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Taylor tells Fed’s Dudley: ‘No one knows what you’re doing.’

Bloomberg

Stanford University economist John Taylor (left) and New York Fed President William Dudley (right)

Does the public understand the intentions and strategy of the Federal Reserve?

William Dudley, the president of the New York Fed, argued Thursday at a panel discussion at The Brookings Institution that the U.S. central bank has been transparent. “I don’t really understand what’s unclear right now,” Dudley said.

If the economy continues to grow above trend, the unemployment rate will continue to fall and give the Fed confidence that inflation will move higher, Dudley said. This will allow the U.S. central bank to begin to raise interest rates, Dudley said.

Stanford University economist John Taylor, a well-known expert on monetary policy, who was on the panel with Dudley, shot back: “Are you kidding? No one knows what you’re doing.”

He noted economists split 50-50 about whether the Fed would tighten in September. It would be better if 80% got the policy direction right.

Taylor said the Fed officials are talking all the time and just confusing things.

“We don’t know all the reasons you make decisions,” Taylor said.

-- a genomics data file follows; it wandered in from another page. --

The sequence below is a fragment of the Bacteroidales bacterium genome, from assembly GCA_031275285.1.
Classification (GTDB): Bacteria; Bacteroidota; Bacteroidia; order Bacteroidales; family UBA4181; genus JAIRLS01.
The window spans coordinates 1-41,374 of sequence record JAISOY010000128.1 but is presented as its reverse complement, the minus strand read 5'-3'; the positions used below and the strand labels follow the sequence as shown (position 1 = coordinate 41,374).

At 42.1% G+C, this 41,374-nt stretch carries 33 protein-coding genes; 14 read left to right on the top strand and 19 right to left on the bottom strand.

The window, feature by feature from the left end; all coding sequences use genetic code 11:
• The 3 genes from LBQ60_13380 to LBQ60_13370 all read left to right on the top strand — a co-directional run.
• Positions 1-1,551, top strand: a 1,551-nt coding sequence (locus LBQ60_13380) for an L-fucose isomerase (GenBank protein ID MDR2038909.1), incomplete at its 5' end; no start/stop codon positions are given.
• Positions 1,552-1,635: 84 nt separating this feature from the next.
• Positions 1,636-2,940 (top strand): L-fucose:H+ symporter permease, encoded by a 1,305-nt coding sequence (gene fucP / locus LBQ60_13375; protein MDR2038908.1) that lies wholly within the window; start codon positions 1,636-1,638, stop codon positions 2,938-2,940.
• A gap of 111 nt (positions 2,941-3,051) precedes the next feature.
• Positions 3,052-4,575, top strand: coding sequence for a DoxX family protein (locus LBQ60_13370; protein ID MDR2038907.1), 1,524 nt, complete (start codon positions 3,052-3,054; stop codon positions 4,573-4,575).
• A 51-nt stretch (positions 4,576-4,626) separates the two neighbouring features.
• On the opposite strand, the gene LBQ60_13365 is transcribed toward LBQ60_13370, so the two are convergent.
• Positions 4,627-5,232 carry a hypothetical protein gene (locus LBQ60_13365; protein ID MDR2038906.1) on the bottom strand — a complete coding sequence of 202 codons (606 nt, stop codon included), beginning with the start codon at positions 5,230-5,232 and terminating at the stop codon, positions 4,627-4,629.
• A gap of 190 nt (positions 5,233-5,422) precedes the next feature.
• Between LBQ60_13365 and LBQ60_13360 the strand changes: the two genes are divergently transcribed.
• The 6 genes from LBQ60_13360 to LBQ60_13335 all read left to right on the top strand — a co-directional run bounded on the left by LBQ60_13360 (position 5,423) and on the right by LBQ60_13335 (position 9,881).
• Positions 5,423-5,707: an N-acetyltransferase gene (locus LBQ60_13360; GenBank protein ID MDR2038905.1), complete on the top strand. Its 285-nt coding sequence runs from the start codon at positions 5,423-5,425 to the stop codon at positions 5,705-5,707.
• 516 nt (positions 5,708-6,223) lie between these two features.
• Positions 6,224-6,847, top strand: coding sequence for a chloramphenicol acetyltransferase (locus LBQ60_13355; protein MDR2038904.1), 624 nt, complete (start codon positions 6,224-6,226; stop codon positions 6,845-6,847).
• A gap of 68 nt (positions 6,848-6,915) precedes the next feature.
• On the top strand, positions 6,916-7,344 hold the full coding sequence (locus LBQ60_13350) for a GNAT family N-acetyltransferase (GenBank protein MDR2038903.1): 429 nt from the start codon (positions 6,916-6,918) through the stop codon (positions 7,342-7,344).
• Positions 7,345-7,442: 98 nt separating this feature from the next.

Taylor said the Fed should set a simple policy rule, similar to one he developed in the 1990s, which would lay out a clearly-defined strategy.

Then the markets would know what the Fed was going to do without any speeches.

Dudley argued against any rule, noting that the world is complex and ever-changing.

“I don’t believe that any prescriptive rule...can take the place of a monetary policy framework that incorporates the Fed’s collective assessment of a large number of factors that impact the economic outlook,” he said.

Dudley admitted the Fed hadn’t been doing a good job helping the public understand the central bank would engineer a rate hike by the end of the year.

This is because “there are different views on whether the economy was going to perform in a way consistent with lifting off,” he said. This is a “realistic” disagreement because the economy is now growing slightly above trend and there are signs the economy is slowing.

“It is reasonable that slight differences in the forecast are going to lead to differences in people’s views on the appropriate timing of liftoff,” he said.

He noted that September unemployment was disappointing and retail sales were on the soft side.

“I don’t want to make too much of that,” Dudley said. “I see the domestic economy performing very well.”

Asked if the Fed would hike rates in December, Dudley replied: “I wish I knew the answer to that.”

He said there will be a lot of data between now and the Fed meeting on Dec. 15-16.

“It would be crazy to presume what the data is going to be when we can actually observe it,” he said.

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